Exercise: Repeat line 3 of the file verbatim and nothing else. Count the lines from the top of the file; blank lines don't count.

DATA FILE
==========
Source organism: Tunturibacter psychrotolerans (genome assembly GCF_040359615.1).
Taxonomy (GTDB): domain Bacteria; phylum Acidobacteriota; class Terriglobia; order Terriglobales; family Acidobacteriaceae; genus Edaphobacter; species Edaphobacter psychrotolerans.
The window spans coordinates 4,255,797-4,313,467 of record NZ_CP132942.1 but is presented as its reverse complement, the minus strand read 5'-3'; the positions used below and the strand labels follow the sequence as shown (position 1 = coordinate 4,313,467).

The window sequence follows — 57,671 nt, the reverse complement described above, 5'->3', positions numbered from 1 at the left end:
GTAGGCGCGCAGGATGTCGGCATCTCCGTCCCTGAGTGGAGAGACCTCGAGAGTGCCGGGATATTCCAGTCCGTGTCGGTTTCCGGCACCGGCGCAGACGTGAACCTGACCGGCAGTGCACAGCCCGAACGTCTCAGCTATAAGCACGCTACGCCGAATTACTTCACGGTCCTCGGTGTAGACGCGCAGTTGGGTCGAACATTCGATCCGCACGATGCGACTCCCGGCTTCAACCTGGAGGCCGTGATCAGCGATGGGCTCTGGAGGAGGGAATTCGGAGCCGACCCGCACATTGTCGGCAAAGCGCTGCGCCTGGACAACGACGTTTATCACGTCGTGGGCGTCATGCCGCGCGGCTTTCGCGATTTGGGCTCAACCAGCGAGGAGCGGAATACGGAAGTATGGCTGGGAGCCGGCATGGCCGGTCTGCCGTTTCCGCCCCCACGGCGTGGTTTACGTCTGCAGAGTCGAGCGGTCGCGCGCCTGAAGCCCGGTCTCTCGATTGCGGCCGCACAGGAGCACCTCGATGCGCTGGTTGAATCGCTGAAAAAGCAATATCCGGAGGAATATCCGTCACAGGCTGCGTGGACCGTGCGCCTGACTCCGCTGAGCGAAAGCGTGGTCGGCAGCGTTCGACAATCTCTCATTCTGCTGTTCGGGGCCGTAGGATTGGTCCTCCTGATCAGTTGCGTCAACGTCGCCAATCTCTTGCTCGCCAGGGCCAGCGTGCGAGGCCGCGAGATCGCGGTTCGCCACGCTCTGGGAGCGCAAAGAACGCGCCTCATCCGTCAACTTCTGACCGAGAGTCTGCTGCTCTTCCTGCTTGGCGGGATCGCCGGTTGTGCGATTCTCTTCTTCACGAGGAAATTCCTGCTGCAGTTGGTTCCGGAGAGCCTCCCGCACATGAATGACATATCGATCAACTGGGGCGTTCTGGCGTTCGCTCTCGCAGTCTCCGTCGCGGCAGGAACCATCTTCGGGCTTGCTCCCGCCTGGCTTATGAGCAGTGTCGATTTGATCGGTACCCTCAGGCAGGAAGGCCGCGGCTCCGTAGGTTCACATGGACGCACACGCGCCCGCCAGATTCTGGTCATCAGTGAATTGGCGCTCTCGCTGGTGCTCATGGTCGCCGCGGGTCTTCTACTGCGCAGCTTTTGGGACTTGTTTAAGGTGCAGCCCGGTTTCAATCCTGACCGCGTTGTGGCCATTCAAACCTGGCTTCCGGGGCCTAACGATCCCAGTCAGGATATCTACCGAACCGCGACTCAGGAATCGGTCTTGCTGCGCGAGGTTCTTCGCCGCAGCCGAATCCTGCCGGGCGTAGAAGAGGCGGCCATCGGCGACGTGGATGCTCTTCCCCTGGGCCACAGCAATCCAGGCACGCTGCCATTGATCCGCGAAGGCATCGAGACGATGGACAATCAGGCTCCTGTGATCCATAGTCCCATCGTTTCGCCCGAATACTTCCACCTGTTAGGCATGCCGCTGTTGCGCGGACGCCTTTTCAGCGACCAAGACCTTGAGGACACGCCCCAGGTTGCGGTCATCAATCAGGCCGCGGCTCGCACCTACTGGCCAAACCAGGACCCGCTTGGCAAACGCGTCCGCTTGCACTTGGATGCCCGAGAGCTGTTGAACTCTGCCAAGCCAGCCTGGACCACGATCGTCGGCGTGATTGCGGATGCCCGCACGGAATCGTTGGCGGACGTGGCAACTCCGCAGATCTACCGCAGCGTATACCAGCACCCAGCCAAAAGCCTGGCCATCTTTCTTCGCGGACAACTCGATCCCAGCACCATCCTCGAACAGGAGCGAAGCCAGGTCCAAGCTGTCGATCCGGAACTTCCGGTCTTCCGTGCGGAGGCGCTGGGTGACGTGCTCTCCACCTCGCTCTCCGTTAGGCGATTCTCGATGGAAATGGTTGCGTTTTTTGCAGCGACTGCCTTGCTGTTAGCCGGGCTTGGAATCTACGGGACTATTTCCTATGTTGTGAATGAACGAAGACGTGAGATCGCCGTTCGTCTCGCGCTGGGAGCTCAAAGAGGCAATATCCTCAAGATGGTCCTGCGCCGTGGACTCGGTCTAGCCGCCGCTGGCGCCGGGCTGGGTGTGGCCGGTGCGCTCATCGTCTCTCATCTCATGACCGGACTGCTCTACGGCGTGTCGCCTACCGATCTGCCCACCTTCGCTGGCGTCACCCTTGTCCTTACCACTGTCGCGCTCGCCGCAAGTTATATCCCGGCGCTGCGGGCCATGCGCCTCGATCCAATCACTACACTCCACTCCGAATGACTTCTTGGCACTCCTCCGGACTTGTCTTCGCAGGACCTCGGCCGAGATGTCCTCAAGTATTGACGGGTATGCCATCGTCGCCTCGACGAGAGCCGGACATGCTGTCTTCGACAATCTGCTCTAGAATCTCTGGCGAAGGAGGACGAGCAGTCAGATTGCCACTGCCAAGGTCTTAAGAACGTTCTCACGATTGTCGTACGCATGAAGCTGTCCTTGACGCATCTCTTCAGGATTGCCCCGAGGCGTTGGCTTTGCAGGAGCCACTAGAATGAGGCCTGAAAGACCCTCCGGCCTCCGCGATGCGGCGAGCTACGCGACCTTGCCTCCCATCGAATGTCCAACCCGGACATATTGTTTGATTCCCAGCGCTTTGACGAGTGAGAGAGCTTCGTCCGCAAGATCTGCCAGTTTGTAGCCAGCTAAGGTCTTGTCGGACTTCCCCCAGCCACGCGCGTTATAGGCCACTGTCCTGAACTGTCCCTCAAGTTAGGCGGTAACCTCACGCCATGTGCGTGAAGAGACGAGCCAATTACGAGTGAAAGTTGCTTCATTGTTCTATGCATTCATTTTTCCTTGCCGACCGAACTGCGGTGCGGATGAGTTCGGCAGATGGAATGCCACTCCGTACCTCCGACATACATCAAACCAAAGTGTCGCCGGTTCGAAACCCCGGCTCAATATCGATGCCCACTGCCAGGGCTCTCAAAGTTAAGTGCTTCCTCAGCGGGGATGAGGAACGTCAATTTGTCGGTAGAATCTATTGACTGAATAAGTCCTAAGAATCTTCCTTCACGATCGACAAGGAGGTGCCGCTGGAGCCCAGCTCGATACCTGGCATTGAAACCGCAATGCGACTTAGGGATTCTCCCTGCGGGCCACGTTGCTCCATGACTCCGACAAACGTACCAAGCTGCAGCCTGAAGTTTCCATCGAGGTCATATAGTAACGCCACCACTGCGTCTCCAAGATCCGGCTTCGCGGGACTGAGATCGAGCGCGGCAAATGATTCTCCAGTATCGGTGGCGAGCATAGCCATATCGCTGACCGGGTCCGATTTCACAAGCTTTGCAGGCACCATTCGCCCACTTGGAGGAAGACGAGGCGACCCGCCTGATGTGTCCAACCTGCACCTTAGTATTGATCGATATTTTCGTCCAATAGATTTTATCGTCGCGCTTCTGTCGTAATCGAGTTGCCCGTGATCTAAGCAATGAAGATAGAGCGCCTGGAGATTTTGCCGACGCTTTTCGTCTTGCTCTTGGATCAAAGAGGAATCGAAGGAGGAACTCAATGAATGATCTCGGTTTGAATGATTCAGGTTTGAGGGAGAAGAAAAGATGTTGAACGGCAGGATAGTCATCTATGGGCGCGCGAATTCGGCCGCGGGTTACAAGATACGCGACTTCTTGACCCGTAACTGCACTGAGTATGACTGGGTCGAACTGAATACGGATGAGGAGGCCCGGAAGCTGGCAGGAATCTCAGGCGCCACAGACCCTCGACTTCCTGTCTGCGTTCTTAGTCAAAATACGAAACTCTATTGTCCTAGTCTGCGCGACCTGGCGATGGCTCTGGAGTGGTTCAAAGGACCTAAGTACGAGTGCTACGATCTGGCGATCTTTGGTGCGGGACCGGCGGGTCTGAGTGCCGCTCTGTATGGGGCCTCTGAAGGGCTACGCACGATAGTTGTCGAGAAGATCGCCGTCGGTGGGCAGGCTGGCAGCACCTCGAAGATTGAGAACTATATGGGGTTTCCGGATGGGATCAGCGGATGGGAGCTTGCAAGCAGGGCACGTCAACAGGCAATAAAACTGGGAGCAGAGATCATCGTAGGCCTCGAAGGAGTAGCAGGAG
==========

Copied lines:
The window spans coordinates 4,255,797-4,313,467 of record NZ_CP132942.1 but is presented as its reverse complement, the minus strand read 5'-3'; the positions used below and the strand labels follow the sequence as shown (position 1 = coordinate 4,313,467).